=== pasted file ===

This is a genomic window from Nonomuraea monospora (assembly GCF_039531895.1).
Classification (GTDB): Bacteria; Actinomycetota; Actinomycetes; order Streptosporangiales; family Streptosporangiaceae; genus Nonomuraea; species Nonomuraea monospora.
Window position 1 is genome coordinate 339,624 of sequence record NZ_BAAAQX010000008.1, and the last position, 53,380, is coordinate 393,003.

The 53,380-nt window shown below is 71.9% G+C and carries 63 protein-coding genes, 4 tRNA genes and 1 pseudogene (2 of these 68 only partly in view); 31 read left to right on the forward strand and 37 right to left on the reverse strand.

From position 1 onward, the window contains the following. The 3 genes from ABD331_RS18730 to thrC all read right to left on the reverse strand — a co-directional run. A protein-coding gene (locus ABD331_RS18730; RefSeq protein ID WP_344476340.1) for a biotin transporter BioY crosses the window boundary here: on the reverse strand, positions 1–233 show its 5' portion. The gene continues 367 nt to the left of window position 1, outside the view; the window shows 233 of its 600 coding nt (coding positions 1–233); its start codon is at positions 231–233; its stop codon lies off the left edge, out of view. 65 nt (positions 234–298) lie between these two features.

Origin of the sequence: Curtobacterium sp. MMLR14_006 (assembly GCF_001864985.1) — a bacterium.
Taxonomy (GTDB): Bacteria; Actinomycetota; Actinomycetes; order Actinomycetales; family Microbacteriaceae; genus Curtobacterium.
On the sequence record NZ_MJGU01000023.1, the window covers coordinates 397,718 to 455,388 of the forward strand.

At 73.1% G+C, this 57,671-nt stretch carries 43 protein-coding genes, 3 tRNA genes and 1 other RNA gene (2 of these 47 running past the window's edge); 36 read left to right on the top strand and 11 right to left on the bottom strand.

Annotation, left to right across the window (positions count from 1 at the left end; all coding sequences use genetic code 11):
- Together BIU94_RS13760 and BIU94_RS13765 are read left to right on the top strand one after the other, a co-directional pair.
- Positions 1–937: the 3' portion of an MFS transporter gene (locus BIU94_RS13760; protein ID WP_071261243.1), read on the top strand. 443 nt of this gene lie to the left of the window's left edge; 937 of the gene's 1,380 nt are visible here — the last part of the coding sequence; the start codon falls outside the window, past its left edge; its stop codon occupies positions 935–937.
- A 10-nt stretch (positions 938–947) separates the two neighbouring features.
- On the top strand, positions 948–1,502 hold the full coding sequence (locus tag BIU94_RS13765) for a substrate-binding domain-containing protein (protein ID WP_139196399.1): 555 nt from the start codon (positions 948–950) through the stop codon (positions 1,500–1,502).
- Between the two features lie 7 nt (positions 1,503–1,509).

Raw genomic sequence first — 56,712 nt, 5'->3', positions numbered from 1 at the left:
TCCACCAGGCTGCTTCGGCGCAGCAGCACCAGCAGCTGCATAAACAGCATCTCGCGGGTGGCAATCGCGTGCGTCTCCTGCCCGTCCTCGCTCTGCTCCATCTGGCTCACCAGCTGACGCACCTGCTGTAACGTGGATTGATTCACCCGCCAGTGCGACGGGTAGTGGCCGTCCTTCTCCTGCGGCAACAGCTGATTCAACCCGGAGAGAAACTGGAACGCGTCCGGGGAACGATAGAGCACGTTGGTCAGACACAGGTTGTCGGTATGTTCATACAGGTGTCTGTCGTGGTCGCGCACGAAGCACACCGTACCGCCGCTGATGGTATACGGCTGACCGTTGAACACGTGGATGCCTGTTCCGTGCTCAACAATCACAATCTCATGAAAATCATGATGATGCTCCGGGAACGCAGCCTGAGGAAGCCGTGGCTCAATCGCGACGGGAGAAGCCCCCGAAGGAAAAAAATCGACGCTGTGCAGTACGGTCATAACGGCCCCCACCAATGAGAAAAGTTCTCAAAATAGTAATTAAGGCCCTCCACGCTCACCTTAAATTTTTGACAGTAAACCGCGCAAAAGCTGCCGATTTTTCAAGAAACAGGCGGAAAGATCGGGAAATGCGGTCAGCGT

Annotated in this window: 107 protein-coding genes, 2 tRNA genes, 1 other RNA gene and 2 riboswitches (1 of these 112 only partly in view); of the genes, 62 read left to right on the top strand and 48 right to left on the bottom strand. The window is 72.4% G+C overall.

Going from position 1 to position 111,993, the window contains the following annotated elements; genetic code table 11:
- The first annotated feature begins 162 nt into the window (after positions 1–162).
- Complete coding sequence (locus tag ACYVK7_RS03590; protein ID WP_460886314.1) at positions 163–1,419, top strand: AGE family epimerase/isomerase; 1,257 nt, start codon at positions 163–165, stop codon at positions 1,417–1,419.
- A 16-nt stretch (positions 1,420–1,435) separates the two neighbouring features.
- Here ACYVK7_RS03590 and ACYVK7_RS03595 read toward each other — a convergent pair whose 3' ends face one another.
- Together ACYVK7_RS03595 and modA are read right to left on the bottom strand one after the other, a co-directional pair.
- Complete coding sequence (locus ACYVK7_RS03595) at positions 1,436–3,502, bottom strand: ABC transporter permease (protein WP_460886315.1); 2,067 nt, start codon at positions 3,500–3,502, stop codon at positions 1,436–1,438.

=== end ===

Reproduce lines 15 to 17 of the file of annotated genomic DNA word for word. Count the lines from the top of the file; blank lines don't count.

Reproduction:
- Between the two features lie 7 nt (positions 1,503–1,509).

Raw genomic sequence first — 56,712 nt, 5'->3', positions numbered from 1 at the left:
TCCACCAGGCTGCTTCGGCGCAGCAGCACCAGCAGCTGCATAAACAGCATCTCGCGGGTGGCAATCGCGTGCGTCTCCTGCCCGTCCTCGCTCTGCTCCATCTGGCTCACCAGCTGACGCACCTGCTGTAACGTGGATTGATTCACCCGCCAGTGCGACGGGTAGTGGCCGTCCTTCTCCTGCGGCAACAGCTGATTCAACCCGGAGAGAAACTGGAACGCGTCCGGGGAACGATAGAGCACGTTGGTCAGACACAGGTTGTCGGTATGTTCATACAGGTGTCTGTCGTGGTCGCGCACGAAGCACACCGTACCGCCGCTGATGGTATACGGCTGACCGTTGAACACGTGGATGCCTGTTCCGTGCTCAACAATCACAATCTCATGAAAATCATGATGATGCTCCGGGAACGCAGCCTGAGGAAGCCGTGGCTCAATCGCGACGGGAGAAGCCCCCGAAGGAAAAAAATCGACGCTGTGCAGTACGGTCATAACGGCCCCCACCAATGAGAAAAGTTCTCAAAATAGTAATTAAGGCCCTCCACGCTCACCTTAAATTTTTGACAGTAAACCGCGCAAAAGCTGCCGATTTTTCAAGAAACAGGCGGAAAGATCGGGAAATGCGGTCAGCGT